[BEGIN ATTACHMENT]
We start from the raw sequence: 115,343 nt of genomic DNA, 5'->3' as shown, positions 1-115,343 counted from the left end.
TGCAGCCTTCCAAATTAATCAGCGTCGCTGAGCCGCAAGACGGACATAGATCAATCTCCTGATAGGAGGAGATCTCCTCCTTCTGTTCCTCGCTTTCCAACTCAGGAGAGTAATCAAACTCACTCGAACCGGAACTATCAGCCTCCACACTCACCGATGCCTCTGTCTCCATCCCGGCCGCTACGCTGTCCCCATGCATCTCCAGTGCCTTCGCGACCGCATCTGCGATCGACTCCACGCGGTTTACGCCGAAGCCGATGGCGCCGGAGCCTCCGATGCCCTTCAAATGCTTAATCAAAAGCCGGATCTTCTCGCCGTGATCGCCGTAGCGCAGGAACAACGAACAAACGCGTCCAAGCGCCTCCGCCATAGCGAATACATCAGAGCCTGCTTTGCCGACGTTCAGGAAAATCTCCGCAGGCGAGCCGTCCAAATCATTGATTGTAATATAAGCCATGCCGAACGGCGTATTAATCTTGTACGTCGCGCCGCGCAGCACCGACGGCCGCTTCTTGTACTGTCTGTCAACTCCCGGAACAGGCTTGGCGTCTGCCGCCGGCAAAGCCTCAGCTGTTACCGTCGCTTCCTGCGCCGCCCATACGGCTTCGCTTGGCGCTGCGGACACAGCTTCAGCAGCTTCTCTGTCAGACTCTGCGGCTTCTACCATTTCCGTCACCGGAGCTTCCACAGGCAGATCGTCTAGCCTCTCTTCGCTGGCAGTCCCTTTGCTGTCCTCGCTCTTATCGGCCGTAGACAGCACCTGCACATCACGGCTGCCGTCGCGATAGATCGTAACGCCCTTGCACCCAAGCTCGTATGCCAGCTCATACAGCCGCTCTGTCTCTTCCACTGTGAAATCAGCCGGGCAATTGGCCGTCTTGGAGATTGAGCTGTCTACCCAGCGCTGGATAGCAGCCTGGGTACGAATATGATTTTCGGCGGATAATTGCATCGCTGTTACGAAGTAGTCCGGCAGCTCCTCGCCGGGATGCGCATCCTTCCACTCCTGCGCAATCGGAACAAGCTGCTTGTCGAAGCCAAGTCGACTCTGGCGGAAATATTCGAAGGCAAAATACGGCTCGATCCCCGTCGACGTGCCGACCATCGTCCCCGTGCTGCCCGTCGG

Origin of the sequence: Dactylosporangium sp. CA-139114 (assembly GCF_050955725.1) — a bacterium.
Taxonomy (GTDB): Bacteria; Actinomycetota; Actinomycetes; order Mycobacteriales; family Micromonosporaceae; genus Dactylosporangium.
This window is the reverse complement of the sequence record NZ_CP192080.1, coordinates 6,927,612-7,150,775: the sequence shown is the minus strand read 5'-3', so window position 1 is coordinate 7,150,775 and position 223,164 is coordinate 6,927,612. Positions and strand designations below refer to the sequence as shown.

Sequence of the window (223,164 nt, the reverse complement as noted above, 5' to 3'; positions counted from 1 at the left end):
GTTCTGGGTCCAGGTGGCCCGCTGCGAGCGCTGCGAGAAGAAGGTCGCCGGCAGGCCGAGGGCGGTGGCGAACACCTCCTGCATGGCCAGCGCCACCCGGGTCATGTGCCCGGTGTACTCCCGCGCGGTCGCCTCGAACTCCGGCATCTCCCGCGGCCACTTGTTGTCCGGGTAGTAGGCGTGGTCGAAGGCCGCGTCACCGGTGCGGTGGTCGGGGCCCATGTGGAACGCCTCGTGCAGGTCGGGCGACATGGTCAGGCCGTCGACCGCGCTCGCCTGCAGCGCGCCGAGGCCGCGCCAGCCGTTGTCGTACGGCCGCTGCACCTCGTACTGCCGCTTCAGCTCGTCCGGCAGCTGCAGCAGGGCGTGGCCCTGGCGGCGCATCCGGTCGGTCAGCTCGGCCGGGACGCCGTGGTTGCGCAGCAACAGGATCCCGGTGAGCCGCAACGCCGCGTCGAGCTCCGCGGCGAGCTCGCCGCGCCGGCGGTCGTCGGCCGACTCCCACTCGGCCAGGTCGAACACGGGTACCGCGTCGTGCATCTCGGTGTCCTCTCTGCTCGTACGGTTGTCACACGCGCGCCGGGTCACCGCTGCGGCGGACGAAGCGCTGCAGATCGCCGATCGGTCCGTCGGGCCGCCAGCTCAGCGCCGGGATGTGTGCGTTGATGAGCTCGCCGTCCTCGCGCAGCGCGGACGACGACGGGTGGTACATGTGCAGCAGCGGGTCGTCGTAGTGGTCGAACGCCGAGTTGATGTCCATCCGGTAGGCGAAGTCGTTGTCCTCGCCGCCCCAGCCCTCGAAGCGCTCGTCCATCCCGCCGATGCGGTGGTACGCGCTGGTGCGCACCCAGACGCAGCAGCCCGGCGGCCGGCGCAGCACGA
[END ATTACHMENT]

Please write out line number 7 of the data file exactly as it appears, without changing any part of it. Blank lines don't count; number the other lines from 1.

GTTCTGGGTCCAGGTGGCCCGCTGCGAGCGCTGCGAGAAGAAGGTCGCCGGCAGGCCGAGGGCGGTGGCGAACACCTCCTGCATGGCCAGCGCCACCCGGGTCATGTGCCCGGTGTACTCCCGCGCGGTCGCCTCGAACTCCGGCATCTCCCGCGGCCACTTGTTGTCCGGGTAGTAGGCGTGGTCGAAGGCCGCGTCACCGGTGCGGTGGTCGGGGCCCATGTGGAACGCCTCGTGCAGGTCGGGCGACATGGTCAGGCCGTCGACCGCGCTCGCCTGCAGCGCGCCGAGGCCGCGCCAGCCGTTGTCGTACGGCCGCTGCACCTCGTACTGCCGCTTCAGCTCGTCCGGCAGCTGCAGCAGGGCGTGGCCCTGGCGGCGCATCCGGTCGGTCAGCTCGGCCGGGACGCCGTGGTTGCGCAGCAACAGGATCCCGGTGAGCCGCAACGCCGCGTCGAGCTCCGCGGCGAGCTCGCCGCGCCGGCGGTCGTCGGCCGACTCCCACTCGGCCAGGTCGAACACGGGTACCGCGTCGTGCATCTCGGTGTCCTCTCTGCTCGTACGGTTGTCACACGCGCGCCGGGTCACCGCTGCGGCGGACGAAGCGCTGCAGATCGCCGATCGGTCCGTCGGGCCGCCAGCTCAGCGCCGGGATGTGTGCGTTGATGAGCTCGCCGTCCTCGCGCAGCGCGGACGACGACGGGTGGTACATGTGCAGCAGCGGGTCGTCGTAGTGGTCGAACGCCGAGTTGATGTCCATCCGGTAGGCGAAGTCGTTGTCCTCGCCGCCCCAGCCCTCGAAGCGCTCGTCCATCCCGCCGATGCGGTGGTACGCGCTGGTGCGCACCCAGACGCAGCAGCCCGGCGGCCGGCGCAGCACGA